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Does anyone know of a secure and transparent method of sending logs from a honeypot server on a DMZ to a logging server in a private network?.
The logs must be encrypted and sent in such a way that a potential attacker would not be able to sniff the communication.
I have tried sending my logs to a valid yet unused IP in my address space and then forward the logs to the private lan via a promisc interface and IPTables.
The problem with this solution is that it only works with UDP which is not encrypted and traffic to my logging server can still be sent and sniffed.
Can anyone propose a better method?
Someone told me to use a TAP device to send the information onto a separate bridge but I was unable to understand the logic.

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You assume the attacker is on the server and can not track the ongoing logging and export process before it is packaged up via noting the services working and sockets open internally? –  zedman9991 Oct 2 '13 at 20:02
    
rsyslog has been recompiled to run under another process name and uses a hidden config file. A dummy rsyslog process with default config, log dir and process name is enabled. I am trying to think up a way for the "hidden" rsyslog to send the logs –  user2284355 Oct 2 '13 at 20:06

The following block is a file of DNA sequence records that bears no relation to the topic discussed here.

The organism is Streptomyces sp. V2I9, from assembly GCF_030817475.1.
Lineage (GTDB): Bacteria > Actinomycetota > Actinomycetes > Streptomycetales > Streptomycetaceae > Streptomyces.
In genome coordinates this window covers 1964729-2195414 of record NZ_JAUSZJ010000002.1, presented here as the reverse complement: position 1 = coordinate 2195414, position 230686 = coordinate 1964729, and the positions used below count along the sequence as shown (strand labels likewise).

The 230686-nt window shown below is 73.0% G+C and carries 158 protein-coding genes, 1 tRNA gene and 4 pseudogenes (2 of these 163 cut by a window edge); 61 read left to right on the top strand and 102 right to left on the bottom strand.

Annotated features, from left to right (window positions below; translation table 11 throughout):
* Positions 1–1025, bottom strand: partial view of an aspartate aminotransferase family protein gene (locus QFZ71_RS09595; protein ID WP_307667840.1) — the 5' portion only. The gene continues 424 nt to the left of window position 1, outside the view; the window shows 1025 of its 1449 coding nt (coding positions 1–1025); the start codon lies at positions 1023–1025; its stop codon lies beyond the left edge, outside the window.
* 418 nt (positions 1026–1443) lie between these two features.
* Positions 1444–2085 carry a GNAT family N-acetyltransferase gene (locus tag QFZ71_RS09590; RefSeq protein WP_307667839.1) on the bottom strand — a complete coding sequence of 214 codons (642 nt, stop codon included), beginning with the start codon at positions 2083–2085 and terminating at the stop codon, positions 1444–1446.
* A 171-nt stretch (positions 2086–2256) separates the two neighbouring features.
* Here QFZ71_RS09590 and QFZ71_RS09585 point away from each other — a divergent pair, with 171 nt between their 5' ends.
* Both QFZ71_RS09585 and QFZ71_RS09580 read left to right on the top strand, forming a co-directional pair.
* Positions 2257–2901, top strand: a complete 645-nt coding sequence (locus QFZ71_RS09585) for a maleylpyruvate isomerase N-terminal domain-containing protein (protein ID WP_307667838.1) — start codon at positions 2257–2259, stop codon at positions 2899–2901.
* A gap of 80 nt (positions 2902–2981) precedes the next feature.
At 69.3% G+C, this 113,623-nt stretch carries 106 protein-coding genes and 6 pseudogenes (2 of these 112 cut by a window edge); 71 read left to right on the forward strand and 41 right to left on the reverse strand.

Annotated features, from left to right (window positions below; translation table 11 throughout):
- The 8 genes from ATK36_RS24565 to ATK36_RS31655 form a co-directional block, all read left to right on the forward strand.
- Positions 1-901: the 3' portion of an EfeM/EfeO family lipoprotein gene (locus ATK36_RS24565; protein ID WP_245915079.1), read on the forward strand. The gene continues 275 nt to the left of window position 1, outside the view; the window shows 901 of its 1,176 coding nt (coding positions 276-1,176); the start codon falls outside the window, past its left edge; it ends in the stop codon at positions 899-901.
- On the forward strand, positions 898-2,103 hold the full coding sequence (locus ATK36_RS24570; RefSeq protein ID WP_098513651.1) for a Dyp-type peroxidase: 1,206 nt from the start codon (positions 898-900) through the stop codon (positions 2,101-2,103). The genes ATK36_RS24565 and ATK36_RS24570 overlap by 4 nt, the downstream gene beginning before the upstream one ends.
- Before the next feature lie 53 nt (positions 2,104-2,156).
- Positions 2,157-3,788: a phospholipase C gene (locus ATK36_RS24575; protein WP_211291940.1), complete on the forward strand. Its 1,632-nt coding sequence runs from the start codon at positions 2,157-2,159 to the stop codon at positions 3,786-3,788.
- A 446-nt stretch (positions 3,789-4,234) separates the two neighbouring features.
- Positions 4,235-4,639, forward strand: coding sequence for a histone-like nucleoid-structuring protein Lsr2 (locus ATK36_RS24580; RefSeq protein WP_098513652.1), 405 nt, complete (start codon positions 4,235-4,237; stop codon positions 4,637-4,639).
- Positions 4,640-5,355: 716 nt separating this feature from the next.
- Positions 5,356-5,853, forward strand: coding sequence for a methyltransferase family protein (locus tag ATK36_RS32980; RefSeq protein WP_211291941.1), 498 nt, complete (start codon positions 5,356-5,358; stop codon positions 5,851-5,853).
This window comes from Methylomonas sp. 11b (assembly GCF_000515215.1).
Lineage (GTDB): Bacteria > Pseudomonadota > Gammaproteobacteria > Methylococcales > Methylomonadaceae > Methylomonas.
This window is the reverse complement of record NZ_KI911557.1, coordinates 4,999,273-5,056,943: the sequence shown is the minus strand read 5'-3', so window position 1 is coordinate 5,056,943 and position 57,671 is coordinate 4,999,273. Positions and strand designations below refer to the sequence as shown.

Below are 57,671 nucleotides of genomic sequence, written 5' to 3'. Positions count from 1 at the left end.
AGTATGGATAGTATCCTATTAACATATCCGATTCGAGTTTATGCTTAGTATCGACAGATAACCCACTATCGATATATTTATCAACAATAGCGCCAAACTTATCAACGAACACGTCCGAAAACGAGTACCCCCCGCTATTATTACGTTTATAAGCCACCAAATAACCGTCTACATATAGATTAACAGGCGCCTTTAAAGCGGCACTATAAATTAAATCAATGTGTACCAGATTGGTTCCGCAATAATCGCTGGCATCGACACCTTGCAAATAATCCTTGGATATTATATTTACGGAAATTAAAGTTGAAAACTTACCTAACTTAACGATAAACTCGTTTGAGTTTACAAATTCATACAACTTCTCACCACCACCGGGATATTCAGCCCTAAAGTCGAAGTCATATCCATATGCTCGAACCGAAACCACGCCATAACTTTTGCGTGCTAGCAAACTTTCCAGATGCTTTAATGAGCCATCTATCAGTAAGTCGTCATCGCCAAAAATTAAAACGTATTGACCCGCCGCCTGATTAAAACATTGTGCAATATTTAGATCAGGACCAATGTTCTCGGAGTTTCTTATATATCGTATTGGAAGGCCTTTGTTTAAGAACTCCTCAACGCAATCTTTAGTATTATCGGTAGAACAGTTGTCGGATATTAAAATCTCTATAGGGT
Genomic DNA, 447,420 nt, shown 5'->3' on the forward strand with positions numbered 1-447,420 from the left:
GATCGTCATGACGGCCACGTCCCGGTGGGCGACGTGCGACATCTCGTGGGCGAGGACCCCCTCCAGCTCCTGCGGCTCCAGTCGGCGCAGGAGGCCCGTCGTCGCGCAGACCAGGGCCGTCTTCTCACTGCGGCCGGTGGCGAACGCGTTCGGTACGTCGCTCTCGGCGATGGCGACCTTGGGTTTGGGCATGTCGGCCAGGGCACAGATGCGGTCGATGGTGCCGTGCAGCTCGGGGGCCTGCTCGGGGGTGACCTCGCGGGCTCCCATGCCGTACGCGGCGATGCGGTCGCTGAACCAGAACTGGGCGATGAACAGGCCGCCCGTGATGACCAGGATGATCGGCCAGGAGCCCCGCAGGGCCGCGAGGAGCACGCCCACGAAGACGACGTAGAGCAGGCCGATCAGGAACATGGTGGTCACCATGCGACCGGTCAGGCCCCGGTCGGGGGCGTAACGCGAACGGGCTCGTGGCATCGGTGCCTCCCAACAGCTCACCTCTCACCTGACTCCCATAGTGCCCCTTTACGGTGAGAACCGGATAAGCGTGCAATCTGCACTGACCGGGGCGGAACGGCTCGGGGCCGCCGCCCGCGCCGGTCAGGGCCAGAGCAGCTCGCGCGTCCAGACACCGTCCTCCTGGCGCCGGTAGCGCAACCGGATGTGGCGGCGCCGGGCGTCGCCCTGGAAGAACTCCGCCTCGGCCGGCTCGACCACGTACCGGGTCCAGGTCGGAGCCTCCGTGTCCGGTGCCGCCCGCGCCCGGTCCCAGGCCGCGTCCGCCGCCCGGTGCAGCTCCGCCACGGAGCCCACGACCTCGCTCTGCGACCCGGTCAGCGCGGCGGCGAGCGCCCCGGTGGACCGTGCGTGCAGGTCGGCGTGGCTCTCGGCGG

2 Answers 2

If honeypot is a virtual machine, you could write the logs to the host - tricky, but I've done it.

I have also simply used a second nic on the honeypot connected to a management network. Assuming that your hackers cannot see that level of access in the OS, they would never see the communications, and you have a lot of power over the firewall and routing rules to add safety.

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The honeypot is a PVM under Xen. Could you give more details as to how I might be able to pass the logs through the hypervisor to my logging server on a private lan? Cheers –  user2284355 Oct 2 '13 at 20:13
    
With PVs, you might not be able to write to hardware. But with PVHVM, you should be able to. I'm not that familiar with the details of Xen to advise on a tunnel through the hardware. –  schroeder Oct 2 '13 at 20:19
    
How did you do it with a HVM? As for the other solution, how would it be possible to hide a NIC on thee honeypot? –  user2284355 Oct 2 '13 at 20:26
    
It really depends on the honeypot you use. If the honeypot allows the 'visitor' access to the nics or if the 'visitor' breaks out of the honeypot, then you are out of luck no matter what. A second nic on a second network, tho, is automatically 'hidden'. –  schroeder Oct 2 '13 at 21:07
    
To write from a PV to a HVM, you access the HVM hardware (the disk) as a shared resource with the PV. You then set permissions on the file system to make sure the 'visitor' cannot modify or delete or escape the destination. –  schroeder Oct 2 '13 at 21:11

The Honeynet Project has released a kernel module to help you with that called Sebek, but the tool is a bit dated.

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